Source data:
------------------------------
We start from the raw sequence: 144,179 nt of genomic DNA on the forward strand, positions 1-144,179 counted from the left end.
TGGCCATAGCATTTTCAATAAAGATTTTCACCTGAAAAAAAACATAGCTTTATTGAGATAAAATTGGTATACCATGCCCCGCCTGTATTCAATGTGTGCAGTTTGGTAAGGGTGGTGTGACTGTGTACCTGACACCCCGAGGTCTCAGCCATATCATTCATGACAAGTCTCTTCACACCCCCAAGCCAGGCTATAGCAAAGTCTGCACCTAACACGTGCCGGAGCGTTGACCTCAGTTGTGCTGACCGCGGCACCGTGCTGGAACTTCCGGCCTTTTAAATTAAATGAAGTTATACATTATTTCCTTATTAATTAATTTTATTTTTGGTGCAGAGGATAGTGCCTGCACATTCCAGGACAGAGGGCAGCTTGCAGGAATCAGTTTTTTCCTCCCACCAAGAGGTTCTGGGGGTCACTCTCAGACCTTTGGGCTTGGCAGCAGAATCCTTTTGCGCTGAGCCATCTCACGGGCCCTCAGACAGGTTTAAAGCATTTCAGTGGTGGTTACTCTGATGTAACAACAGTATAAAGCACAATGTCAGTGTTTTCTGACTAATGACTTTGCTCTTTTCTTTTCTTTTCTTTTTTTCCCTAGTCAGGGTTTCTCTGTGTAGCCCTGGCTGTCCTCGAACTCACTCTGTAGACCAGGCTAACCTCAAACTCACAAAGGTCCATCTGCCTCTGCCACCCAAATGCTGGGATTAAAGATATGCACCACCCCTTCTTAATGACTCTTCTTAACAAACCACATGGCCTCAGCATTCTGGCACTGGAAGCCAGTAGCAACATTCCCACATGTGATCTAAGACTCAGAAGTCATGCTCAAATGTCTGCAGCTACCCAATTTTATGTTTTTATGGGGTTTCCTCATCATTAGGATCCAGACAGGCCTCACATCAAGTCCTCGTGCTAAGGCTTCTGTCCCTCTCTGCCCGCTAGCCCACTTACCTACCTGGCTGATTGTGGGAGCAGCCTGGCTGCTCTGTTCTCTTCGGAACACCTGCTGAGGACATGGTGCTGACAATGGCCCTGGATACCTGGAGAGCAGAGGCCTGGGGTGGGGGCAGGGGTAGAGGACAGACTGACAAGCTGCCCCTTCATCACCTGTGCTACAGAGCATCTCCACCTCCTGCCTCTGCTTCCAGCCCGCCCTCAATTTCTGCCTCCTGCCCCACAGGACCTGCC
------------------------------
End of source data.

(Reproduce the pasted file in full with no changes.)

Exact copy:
We start from the raw sequence: 144,179 nt of genomic DNA on the forward strand, positions 1-144,179 counted from the left end.
TGGCCATAGCATTTTCAATAAAGATTTTCACCTGAAAAAAAACATAGCTTTATTGAGATAAAATTGGTATACCATGCCCCGCCTGTATTCAATGTGTGCAGTTTGGTAAGGGTGGTGTGACTGTGTACCTGACACCCCGAGGTCTCAGCCATATCATTCATGACAAGTCTCTTCACACCCCCAAGCCAGGCTATAGCAAAGTCTGCACCTAACACGTGCCGGAGCGTTGACCTCAGTTGTGCTGACCGCGGCACCGTGCTGGAACTTCCGGCCTTTTAAATTAAATGAAGTTATACATTATTTCCTTATTAATTAATTTTATTTTTGGTGCAGAGGATAGTGCCTGCACATTCCAGGACAGAGGGCAGCTTGCAGGAATCAGTTTTTTCCTCCCACCAAGAGGTTCTGGGGGTCACTCTCAGACCTTTGGGCTTGGCAGCAGAATCCTTTTGCGCTGAGCCATCTCACGGGCCCTCAGACAGGTTTAAAGCATTTCAGTGGTGGTTACTCTGATGTAACAACAGTATAAAGCACAATGTCAGTGTTTTCTGACTAATGACTTTGCTCTTTTCTTTTCTTTTCTTTTTTTCCCTAGTCAGGGTTTCTCTGTGTAGCCCTGGCTGTCCTCGAACTCACTCTGTAGACCAGGCTAACCTCAAACTCACAAAGGTCCATCTGCCTCTGCCACCCAAATGCTGGGATTAAAGATATGCACCACCCCTTCTTAATGACTCTTCTTAACAAACCACATGGCCTCAGCATTCTGGCACTGGAAGCCAGTAGCAACATTCCCACATGTGATCTAAGACTCAGAAGTCATGCTCAAATGTCTGCAGCTACCCAATTTTATGTTTTTATGGGGTTTCCTCATCATTAGGATCCAGACAGGCCTCACATCAAGTCCTCGTGCTAAGGCTTCTGTCCCTCTCTGCCCGCTAGCCCACTTACCTACCTGGCTGATTGTGGGAGCAGCCTGGCTGCTCTGTTCTCTTCGGAACACCTGCTGAGGACATGGTGCTGACAATGGCCCTGGATACCTGGAGAGCAGAGGCCTGGGGTGGGGGCAGGGGTAGAGGACAGACTGACAAGCTGCCCCTTCATCACCTGTGCTACAGAGCATCTCCACCTCCTGCCTCTGCTTCCAGCCCGCCCTCAATTTCTGCCTCCTGCCCCACAGGACCTGCC